Aktienmärkte: Einschätzung zur wirtschaftlichen Branchenentwicklung

Im folgendem Text stellte der Exportversicherer COFACE Prognosen zur weltwirtschaftlichen Entwicklung von Branchen dar. Diese Informationen geben wertvolle Hinweise für Entscheidungen hinsichtlich der Branchendiversifikation von Aktienportefeuilles. Angesichts der derzeitigen Entwicklung der Aktienmärkte gibt diese Analyse von COFCE auch wertvolle Hinweise für die Kaufentscheidung von Aktien.

Sectoral outlook

Results for the last few months were not very bright with the SARS epidemic and the erratic dollar/euro-parity trend compounding existing problems of sagging consumption, lack of an investment recovery, high energy prices, and the terrorist threat.

Although the SARS epidemic now appears under control, the sectoral outlook has remained dependant on confirmation of renewed growth in the United States and a significant oil price decline. In Europe, many economic sectors should continue to suffer from sluggish domestic demand compounded by the loss of competitiveness resulting from the euro's appreciation. Pressure on company margins should thus remain intense.

  • The chemical, paper, and steel industries, which had been undergoing a shaky cyclical upturn, are now confronted with fluctuations in the euro/dollar parity.
  • Lack of a recovery in industrial activity and existence of substantial unused capacity are still affecting the mechanical engineering and telecommunicationsequipment sectors.
  • Although SARS has been an additional shock for tourism and air transport, the epidemic's impact should continue to wane.
  • Without increased promotional offers and low interest rates, sagging household confidence would be affecting the outlook for the car industry, mass distribution, and textiles even more. That loss of confidence has been having a more moderate effect on the construction sector.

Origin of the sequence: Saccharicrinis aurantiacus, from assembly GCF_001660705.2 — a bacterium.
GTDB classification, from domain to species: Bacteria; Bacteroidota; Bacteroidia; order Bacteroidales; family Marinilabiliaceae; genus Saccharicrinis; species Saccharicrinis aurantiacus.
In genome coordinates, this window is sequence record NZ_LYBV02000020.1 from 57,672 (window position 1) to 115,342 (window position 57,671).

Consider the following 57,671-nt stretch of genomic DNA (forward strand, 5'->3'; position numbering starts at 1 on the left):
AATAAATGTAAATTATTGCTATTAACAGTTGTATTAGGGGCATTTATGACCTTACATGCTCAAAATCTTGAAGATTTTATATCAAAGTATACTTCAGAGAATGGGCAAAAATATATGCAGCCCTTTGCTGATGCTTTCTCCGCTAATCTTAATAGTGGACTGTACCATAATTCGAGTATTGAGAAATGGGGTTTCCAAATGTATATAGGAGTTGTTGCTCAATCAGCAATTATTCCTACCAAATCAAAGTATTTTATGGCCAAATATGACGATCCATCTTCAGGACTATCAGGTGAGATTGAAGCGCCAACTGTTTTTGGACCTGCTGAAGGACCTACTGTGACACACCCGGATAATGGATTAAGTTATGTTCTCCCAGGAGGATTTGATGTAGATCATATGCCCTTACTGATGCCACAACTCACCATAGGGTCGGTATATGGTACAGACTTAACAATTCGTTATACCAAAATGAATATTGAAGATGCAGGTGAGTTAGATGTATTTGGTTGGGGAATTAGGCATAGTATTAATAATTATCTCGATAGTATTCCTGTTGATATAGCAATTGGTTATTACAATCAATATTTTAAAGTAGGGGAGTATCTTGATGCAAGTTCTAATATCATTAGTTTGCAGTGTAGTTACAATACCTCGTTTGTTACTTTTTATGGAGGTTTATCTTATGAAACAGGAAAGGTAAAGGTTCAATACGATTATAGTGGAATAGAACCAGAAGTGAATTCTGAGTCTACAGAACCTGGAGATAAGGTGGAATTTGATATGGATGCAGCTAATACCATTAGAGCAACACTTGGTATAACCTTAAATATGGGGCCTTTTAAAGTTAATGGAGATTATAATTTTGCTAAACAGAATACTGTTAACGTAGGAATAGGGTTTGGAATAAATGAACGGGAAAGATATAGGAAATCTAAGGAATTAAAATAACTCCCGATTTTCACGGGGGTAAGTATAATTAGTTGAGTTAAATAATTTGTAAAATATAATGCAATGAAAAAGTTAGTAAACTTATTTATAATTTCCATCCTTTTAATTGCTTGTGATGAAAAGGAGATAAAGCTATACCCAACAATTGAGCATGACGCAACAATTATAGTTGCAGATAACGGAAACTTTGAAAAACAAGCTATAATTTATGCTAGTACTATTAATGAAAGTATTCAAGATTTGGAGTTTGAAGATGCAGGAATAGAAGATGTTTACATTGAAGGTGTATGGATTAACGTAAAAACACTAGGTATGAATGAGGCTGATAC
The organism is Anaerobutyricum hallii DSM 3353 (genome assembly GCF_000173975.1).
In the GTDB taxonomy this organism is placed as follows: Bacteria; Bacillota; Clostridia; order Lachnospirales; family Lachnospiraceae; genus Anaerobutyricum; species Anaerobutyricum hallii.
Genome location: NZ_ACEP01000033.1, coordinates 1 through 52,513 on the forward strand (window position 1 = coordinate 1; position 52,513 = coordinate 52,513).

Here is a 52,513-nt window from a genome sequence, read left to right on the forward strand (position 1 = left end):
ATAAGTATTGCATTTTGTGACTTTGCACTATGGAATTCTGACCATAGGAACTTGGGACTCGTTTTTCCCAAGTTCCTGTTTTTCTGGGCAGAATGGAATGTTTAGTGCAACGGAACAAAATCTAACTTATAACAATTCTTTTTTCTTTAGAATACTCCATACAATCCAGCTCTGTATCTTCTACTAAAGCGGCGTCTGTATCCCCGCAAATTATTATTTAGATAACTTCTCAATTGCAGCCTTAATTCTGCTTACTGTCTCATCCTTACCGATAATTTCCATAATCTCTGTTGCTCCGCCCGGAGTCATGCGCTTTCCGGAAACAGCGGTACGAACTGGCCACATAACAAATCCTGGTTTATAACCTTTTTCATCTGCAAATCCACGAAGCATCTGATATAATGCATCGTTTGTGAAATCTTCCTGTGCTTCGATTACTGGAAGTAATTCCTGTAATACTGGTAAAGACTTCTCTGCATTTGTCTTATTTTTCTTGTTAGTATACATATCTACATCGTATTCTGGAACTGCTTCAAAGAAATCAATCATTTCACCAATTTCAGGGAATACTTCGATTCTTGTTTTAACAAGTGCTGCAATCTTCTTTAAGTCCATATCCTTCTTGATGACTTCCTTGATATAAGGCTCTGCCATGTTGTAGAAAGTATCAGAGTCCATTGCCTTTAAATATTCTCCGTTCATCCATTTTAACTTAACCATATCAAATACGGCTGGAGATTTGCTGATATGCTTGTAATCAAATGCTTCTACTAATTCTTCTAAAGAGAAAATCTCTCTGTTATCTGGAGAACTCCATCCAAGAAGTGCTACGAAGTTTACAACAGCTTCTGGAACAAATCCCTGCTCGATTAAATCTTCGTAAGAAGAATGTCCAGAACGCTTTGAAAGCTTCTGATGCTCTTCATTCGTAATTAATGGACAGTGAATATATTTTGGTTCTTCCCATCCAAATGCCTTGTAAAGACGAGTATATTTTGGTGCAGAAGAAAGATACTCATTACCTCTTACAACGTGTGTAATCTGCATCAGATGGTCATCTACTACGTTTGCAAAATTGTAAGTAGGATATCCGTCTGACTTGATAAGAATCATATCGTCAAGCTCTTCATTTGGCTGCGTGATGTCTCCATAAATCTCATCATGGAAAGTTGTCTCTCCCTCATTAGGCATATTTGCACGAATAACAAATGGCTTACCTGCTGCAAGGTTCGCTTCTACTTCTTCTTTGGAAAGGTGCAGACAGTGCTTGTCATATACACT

• Conversely, the combined effect of obsolescence and innovation has spurred a moderate upturn in electronics and computers.
  • Pharmaceuticals have continued to benefit from generally buoyant conditions despite increasing pressure on margins.

The chemical, paper, and steel industries, where the cyclical upturn was already shaky, are now confronted with fluctuations in the euro/dollar parity.

Chemicals

In Europe, the slight recovery apparent since last year has not been gaining momentum. The initial price improvement recorded early this year now appears stalled. The lack of recovery in industrial activity, due notably to sluggish investment along with sagging consumption and exports, has not permitted demand to strengthen or prices to rise. Flat sales prices and continuing high naphtha prices have been squeezing petrochemical margins. Mineral chemicals have been faring relatively better.

In the United States, the situation has improved slightly since end-2002. Despite reduced competition from European exports, however, conditions have remained difficult lacking a clear demand upturn.

Paper

The European paper industry has continued to suffer from the absence of a tangible economic recovery. It has notably been contending with the persistent downward trend of the advertising market.